Weird Universe

The Anti-Collision Train

Imagine you're riding in a train, when you see another train hurtling toward you on the same track. No problem. You're on the "anti-collision train," designed by P.K. Stern of New York. It was a bold idea for improving travel safety, but it never caught on. The Strand magazine (1904) explained the concept:

A single track is used, on which railway-cars are caused to travel. Two cars are rushing towards each other at a speed of twenty-five miles an hour, so that a collision would, under ordinary conditions, be inevitable, when suddenly one of the cars runs, not into, but over the top of the other and lands on the track on the other side, where it continues in perfect safety to its destination. The underneath car has proceeded as if nothing had happened.

The cars, although they run upon wheels, are really travelling bridges, with overhanging compartments for the accommodation of passengers. Over the framed structure of the cars thus constituted an arched track is carried, securely fastened to the car and serving the purpose of providing a road-bed for the colliding car. This superimposed track is built in accordance with well-understood principles of bridge construction.

Posted By: Alex | Date: Fri Feb 01, 2013 | Number of Comments: 9
Category: Inventions, Travel, Transportation, Trains
More weirdness from the WU archive:
Listed in chronological order. Newest comments at the end.
Why, this is such a colossally simple and unique idea I just don't understand why it wasn't adopted immediately!

Ah... one question: If they're both "bridge cars" then which one gets to go up and over and which stays on the ground? Just asking, 'cause if they both try to go up and over ....
Posted by Expat47 in Athens, Greece on 02/01/13 at 09:15 AM
Expat- All you need is to designate the tracks as one way up ramp and the other way down. For a dual sided sign:
Up ramp - \==/
Down ramp - /==\

I am more concerned about the steepness of the ramp. The combined speed is 50 MPH. I'm too lazy to do the math, but I am quite sure it would be an interesting flight.
Posted by BMN on 02/01/13 at 10:21 AM
BMN, I hadn't thought about the speed aspect, but you're right. Even the article says the car that goes over the top "lands on the track on the other side".

The who's on top question could be solved by having one ramp with a larger gap between it and the rails than the other has, or else have one side with a steeper ramp that thus starts nearer to the bodywork. Then, so long as the cars are never switched end for end, the one going from left to right will always go over, and the other will always go under. Or vice versa.
Posted by TheCannyScot in Atlanta, GA on 02/01/13 at 11:58 AM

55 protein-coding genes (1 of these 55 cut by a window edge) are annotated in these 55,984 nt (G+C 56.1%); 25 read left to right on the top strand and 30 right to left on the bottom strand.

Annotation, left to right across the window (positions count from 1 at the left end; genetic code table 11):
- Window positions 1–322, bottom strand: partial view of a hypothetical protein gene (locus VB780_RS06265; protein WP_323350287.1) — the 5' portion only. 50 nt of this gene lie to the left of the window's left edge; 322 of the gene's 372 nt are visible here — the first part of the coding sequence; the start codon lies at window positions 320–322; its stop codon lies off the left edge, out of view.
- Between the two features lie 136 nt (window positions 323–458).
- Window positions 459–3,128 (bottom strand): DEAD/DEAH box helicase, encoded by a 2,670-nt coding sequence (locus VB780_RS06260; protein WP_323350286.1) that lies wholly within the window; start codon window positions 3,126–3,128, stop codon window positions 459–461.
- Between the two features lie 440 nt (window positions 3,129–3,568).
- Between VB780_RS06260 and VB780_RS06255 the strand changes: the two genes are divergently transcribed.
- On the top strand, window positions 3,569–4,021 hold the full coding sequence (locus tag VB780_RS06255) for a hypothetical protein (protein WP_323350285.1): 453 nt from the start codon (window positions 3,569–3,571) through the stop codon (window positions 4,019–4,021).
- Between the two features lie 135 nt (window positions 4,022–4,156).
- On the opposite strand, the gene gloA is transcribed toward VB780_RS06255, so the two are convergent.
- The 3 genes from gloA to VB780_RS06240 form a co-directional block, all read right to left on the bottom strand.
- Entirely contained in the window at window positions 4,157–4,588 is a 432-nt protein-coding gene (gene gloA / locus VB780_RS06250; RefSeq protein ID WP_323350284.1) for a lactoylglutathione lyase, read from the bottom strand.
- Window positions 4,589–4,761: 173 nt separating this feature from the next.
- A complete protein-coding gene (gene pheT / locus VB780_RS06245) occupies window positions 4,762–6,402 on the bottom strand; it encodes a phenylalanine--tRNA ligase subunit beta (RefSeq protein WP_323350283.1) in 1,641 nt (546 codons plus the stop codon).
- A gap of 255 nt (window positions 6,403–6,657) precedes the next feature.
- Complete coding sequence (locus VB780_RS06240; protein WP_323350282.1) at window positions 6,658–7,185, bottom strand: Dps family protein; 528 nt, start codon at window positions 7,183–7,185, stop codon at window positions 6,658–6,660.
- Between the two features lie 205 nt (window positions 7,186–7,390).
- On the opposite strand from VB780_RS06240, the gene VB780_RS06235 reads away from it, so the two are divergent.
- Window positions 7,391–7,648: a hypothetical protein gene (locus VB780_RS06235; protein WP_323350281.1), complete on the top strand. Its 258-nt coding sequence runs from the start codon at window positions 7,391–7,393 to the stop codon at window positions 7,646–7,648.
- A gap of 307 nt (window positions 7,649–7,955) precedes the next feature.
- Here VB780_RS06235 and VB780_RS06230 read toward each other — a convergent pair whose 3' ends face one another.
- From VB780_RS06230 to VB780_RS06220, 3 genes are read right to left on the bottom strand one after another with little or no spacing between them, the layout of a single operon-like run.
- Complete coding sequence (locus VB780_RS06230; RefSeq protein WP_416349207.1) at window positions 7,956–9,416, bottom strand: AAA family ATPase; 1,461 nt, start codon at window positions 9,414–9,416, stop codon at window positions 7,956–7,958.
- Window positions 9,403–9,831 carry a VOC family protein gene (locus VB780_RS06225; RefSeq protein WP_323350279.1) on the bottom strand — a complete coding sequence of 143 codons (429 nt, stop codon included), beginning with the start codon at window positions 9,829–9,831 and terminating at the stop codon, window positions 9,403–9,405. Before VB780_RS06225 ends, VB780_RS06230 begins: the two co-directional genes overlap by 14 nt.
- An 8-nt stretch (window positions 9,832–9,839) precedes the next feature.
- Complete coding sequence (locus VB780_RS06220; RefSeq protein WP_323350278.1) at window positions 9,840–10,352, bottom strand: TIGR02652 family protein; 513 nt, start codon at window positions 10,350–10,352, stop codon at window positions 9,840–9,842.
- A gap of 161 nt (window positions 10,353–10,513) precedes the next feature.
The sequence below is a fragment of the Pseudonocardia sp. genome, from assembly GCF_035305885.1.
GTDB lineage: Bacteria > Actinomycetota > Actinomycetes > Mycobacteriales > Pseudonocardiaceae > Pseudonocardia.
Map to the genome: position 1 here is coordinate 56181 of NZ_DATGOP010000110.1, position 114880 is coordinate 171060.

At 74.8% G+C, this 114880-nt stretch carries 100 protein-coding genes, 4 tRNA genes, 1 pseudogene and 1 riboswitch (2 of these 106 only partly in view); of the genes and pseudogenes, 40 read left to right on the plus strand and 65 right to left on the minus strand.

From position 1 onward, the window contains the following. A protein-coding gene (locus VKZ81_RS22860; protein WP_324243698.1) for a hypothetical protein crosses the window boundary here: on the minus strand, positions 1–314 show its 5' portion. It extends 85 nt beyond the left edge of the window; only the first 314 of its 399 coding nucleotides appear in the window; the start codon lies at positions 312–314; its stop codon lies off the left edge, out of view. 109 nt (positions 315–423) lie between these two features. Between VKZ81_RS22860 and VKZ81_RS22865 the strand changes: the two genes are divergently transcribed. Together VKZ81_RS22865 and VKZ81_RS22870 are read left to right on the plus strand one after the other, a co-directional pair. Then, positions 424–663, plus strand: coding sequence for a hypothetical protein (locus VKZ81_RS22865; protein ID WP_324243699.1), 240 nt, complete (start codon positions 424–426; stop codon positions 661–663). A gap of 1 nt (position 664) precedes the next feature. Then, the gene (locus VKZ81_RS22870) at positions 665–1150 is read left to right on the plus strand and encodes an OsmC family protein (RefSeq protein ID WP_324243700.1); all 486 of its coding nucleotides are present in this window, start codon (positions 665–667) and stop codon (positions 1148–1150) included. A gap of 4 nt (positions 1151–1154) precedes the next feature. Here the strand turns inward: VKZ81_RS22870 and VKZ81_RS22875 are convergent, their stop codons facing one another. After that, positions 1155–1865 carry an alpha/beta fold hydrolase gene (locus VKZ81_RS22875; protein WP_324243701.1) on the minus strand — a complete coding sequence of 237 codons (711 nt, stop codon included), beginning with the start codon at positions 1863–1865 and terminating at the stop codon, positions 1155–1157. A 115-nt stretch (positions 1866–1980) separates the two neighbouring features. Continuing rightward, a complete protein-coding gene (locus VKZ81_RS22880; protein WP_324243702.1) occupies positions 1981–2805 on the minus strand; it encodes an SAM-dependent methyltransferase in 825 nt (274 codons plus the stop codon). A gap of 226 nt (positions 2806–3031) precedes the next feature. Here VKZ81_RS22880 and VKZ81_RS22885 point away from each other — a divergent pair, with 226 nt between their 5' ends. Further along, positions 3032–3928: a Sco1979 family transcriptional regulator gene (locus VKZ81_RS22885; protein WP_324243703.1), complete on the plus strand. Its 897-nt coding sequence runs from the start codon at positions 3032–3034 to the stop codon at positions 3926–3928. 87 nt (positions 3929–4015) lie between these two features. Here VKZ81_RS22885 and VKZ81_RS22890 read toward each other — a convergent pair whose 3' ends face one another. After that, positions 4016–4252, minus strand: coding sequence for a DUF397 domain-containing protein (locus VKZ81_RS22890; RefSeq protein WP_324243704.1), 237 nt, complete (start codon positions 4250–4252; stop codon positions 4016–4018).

Guys, the front of both cars are approaching each other so the front ends would be the same design. There'd have to be some 'human' intervention to raise one track, etc.

the 25+25 doesn't, necessarily, need to equal 50 in this case. Mythbusters thought that when they ran 2 cars into each other and found out that 50+50=50! Go figure.
Posted by Expat47 in Athens, Greece on 02/01/13 at 12:03 PM
"Mythbusters" theories and methods are not always correct.
This is not a collision. It is a deflection where the energy is mainly diverted, not converted. The problem here though, is you need the speed to get up the 45 degree slope of the ramp. Even though the cars are slowed, the upward momentum of the top car takes it in a trajectory with the upward velocity almost equal to it's forward speed. This means there are no wheels on the track.

Too slow = you don't get up the ramp.
Too fast = you do a nose plant.
Just Right = you won the lottery.

Also, on a curve the problem of the ramp rails matching the track rails raises it's ugly head.
Posted by BMN on 02/01/13 at 01:43 PM
This got me to thinking about my upcoming vacation where we'll be riding high speed rail. Sure glad this idea never got any traction. raspberry
Posted by KDP in Madill, OK on 02/01/13 at 02:31 PM
Sped would be a problem, but not so much as weight. I'm a former RR engineer. Any arch that steep would crush the lower car. Glad they didn't try it.
Posted by DLAW in LAS VEGAS on 02/01/13 at 03:29 PM
@DLAW - This is for you only.
Steel wheels on steel rails can only climb??? (15 degree on a perfect day?)
@expat - I haven't watched "Mythbusters" lately. On their 50+50=50, did they run a car doing 50 against a wall doing 50. Otherwise, they were just testing crumple zones.
Posted by BMN on 02/01/13 at 05:09 PM
Boy, we have a bunch of very smart engineers on this sight. I think I will keep quiet on this one so as not to display my ignorance about such things fellas.
Posted by patty in Ohio, USA on 02/01/13 at 09:16 PM
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